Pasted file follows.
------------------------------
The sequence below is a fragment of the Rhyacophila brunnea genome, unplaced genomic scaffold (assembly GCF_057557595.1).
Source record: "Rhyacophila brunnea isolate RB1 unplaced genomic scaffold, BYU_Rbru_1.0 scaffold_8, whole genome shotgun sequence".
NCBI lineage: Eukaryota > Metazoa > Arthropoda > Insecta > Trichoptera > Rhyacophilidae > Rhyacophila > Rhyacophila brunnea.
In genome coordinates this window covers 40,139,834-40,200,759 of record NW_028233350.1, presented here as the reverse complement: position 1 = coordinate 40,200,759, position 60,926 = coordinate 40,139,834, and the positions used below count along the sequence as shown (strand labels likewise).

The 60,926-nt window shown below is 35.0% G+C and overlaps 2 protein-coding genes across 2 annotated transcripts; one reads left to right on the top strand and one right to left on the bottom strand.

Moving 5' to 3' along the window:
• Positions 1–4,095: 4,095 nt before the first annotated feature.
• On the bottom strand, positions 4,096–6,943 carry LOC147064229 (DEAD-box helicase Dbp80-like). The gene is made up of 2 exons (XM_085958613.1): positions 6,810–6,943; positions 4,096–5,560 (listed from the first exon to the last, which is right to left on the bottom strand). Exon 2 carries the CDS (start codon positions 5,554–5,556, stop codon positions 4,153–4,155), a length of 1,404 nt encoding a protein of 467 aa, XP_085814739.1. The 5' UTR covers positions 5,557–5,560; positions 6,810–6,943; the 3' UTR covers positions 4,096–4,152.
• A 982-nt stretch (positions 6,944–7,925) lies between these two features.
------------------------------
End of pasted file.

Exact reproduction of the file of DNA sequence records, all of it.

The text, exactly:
The sequence below is a fragment of the Rhyacophila brunnea genome, unplaced genomic scaffold (assembly GCF_057557595.1).
Source record: "Rhyacophila brunnea isolate RB1 unplaced genomic scaffold, BYU_Rbru_1.0 scaffold_8, whole genome shotgun sequence".
NCBI lineage: Eukaryota > Metazoa > Arthropoda > Insecta > Trichoptera > Rhyacophilidae > Rhyacophila > Rhyacophila brunnea.
In genome coordinates this window covers 40,139,834-40,200,759 of record NW_028233350.1, presented here as the reverse complement: position 1 = coordinate 40,200,759, position 60,926 = coordinate 40,139,834, and the positions used below count along the sequence as shown (strand labels likewise).

The 60,926-nt window shown below is 35.0% G+C and overlaps 2 protein-coding genes across 2 annotated transcripts; one reads left to right on the top strand and one right to left on the bottom strand.

Moving 5' to 3' along the window:
• Positions 1–4,095: 4,095 nt before the first annotated feature.
• On the bottom strand, positions 4,096–6,943 carry LOC147064229 (DEAD-box helicase Dbp80-like). The gene is made up of 2 exons (XM_085958613.1): positions 6,810–6,943; positions 4,096–5,560 (listed from the first exon to the last, which is right to left on the bottom strand). Exon 2 carries the CDS (start codon positions 5,554–5,556, stop codon positions 4,153–4,155), a length of 1,404 nt encoding a protein of 467 aa, XP_085814739.1. The 5' UTR covers positions 5,557–5,560; positions 6,810–6,943; the 3' UTR covers positions 4,096–4,152.
• A 982-nt stretch (positions 6,944–7,925) lies between these two features.